Rethinking ‘Quiet Time’ with Scripture (Jen Wilkin)
Why do many Christians elevate the practice of “quiet time”: solitary, often hurried and brief daily Bible-reading? Jen Wilkin—author, speaker, and leader of many Bible studies—challenges this practice. She believes that, rather than instilling deep Bible literacy, the typical “quiet time” encourages shallow reading and pursuit of instant gratification in the form of cheap satisfaction or vague encouragement at the expense of comprehension.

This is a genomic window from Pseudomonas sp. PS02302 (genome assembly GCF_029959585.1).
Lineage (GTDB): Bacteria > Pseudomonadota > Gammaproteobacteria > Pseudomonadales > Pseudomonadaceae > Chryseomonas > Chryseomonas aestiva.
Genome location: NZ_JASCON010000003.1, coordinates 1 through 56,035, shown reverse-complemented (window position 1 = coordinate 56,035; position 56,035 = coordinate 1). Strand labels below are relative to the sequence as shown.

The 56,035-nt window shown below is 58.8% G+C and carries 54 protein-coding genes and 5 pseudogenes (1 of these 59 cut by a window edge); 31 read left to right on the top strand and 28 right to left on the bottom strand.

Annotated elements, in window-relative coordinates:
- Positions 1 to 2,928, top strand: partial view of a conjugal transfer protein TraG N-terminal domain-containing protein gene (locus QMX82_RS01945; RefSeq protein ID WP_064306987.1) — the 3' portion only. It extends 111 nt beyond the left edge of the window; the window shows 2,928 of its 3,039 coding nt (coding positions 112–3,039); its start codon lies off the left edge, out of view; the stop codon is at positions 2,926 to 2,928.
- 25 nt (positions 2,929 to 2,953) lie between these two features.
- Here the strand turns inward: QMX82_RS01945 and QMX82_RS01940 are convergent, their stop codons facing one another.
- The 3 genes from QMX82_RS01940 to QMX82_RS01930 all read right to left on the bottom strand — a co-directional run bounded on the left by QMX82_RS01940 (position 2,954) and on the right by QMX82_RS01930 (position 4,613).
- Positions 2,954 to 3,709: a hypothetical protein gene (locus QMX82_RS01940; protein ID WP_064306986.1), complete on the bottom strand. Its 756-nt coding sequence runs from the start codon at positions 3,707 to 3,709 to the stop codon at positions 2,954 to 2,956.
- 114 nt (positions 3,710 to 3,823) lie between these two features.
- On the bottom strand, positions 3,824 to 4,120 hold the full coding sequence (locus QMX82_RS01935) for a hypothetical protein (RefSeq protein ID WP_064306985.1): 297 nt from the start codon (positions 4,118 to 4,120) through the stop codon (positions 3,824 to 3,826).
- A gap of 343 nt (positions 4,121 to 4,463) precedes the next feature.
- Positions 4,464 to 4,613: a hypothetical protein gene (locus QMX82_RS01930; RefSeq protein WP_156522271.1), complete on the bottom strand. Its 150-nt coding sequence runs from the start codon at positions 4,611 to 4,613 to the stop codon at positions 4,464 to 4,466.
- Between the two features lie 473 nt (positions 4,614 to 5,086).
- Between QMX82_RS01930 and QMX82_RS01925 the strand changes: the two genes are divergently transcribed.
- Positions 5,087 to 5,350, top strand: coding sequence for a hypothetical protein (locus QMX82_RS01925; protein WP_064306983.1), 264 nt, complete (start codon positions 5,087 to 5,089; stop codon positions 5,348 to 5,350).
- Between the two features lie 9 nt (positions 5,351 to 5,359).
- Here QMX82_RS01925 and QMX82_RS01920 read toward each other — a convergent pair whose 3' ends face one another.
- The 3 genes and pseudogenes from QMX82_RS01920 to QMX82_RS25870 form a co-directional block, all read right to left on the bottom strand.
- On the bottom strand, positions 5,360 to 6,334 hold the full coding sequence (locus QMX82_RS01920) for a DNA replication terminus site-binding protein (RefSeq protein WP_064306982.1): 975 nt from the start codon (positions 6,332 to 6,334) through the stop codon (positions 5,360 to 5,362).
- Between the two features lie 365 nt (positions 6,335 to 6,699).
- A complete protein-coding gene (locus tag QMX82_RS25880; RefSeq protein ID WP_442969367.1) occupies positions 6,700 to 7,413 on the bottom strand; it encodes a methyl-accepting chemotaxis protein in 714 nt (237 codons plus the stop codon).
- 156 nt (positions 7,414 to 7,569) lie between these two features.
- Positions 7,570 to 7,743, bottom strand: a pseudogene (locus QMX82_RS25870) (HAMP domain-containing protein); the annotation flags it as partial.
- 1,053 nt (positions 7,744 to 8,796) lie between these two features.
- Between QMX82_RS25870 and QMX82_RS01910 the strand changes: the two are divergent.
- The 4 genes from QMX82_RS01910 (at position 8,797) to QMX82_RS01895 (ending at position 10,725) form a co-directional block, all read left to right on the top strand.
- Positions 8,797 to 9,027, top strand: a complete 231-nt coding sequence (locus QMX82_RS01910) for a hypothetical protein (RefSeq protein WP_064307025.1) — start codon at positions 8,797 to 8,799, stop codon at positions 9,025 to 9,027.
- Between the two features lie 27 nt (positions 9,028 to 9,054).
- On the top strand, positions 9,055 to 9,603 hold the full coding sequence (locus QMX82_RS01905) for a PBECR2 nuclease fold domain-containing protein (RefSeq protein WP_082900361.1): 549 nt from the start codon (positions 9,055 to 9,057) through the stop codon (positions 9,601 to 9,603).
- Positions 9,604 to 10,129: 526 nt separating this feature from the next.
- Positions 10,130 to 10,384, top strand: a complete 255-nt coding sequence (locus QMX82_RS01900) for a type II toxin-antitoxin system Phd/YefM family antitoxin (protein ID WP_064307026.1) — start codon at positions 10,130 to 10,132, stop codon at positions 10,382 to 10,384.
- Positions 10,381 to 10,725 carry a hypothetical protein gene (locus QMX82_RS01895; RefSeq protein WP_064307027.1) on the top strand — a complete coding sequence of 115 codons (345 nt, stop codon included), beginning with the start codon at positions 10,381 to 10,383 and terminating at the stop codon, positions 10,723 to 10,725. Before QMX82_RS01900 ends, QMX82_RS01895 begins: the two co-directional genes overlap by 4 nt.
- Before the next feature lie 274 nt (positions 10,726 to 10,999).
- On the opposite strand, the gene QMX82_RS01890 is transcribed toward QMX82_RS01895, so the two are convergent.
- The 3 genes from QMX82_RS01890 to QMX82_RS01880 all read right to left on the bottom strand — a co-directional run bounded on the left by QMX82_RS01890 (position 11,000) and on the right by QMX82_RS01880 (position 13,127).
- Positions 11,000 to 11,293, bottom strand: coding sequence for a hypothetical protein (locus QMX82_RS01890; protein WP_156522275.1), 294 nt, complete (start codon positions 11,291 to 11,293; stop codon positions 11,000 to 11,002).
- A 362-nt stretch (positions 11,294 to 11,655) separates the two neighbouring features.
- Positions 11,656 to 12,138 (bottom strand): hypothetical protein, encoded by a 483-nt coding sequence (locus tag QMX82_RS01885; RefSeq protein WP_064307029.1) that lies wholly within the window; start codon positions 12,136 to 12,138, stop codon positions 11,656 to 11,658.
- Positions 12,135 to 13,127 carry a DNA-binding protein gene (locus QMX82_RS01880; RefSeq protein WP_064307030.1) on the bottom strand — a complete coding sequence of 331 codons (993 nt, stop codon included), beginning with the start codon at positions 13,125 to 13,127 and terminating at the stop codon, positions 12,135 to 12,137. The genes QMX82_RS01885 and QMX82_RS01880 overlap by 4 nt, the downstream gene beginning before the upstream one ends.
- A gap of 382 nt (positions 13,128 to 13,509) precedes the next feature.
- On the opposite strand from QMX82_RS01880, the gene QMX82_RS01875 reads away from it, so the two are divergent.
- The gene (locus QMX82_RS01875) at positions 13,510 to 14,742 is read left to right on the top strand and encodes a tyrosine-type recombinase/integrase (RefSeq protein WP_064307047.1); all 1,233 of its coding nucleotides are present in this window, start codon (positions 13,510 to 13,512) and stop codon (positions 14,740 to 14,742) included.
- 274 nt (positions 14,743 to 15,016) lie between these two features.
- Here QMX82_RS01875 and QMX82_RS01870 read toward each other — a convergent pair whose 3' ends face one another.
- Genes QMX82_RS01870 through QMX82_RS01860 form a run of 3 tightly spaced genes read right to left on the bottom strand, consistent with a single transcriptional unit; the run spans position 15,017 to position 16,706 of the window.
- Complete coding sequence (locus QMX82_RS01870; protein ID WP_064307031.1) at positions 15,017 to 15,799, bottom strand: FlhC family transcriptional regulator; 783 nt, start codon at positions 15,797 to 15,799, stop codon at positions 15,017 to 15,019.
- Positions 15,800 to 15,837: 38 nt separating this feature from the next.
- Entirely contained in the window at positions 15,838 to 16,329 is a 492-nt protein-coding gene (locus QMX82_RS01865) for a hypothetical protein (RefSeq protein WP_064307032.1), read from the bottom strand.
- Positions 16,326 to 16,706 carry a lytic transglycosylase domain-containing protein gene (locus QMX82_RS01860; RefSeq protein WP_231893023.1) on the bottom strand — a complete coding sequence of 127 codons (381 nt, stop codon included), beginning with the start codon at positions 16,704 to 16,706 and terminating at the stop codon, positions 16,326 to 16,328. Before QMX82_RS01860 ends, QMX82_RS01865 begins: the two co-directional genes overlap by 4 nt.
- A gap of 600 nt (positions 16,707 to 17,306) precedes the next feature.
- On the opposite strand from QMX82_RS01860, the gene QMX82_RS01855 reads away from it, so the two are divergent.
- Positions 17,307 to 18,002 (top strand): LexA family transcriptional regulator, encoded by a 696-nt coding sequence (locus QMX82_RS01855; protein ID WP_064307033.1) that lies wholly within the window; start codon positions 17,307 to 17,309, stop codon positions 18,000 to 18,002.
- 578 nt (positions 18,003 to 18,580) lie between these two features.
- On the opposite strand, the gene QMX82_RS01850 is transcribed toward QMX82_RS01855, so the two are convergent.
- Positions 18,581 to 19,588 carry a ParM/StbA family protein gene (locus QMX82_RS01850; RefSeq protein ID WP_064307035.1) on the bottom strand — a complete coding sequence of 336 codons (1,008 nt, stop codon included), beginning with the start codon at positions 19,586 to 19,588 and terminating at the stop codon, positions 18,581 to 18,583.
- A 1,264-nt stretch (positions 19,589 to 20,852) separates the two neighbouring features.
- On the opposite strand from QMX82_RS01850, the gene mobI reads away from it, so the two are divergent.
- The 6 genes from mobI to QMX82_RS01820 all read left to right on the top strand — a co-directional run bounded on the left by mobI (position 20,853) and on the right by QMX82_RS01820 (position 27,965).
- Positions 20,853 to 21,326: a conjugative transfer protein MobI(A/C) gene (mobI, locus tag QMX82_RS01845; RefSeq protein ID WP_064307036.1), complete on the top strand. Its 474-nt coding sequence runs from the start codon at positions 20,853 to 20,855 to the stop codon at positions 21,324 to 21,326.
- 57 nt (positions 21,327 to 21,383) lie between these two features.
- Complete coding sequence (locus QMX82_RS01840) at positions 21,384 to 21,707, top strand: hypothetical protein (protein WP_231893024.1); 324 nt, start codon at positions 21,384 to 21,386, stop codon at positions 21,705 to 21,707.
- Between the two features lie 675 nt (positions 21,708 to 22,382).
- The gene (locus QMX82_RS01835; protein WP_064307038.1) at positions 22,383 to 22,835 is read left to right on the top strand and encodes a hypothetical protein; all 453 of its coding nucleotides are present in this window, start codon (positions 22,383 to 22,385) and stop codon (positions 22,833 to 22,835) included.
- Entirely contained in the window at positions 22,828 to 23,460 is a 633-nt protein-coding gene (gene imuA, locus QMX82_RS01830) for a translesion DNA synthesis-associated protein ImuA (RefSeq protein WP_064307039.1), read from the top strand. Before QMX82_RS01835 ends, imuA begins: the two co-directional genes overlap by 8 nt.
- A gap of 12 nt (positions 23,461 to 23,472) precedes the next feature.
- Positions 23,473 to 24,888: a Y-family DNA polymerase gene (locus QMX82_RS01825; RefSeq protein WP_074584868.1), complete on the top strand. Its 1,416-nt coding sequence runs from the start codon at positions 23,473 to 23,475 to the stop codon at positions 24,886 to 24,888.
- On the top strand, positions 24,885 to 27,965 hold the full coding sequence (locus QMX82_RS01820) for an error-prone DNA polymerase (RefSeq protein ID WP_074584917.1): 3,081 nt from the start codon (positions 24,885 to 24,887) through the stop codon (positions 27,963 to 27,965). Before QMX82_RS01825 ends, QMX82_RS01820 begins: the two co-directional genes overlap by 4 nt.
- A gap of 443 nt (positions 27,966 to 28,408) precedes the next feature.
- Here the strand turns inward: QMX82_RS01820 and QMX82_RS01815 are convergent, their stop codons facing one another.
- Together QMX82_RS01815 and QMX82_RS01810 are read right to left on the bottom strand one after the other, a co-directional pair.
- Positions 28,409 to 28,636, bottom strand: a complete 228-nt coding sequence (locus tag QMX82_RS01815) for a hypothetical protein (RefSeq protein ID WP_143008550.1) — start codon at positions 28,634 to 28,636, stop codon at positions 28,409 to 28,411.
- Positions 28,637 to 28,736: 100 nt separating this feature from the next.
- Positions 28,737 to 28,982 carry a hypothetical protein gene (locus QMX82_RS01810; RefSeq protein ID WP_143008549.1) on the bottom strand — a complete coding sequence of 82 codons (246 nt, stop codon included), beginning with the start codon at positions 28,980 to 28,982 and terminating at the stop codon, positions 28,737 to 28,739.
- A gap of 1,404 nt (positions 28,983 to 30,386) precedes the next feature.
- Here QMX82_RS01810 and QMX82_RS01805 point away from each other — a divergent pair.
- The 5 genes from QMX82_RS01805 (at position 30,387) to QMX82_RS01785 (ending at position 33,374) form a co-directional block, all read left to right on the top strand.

Reading any book this way would not yield a thorough grasp of its themes, narrative, characters, and worldview, Jen Wilkin says, so why read the Bible this way? While affirming its inerrancy, Jen cautions against treating Scripture like a magic 8-ball. The practice of quiet time is indeed formative, but not necessarily for the better. She proposes an alternative method of Bible study involving, among other things, extended (if not daily) reading and regular input from other careful Scripture-readers.
- 0:25 The problem with “quiet time”
- 8:06 English literature and magic 8-balls
- 18:56 Setting low expectations for Bible literacy in the church
- 23:17 The effectiveness of raising the bar
- 31:21 Why Jen Wilkin focuses on an audience of women
Credits for the music TBM podcast: hebraicthought.org/credits.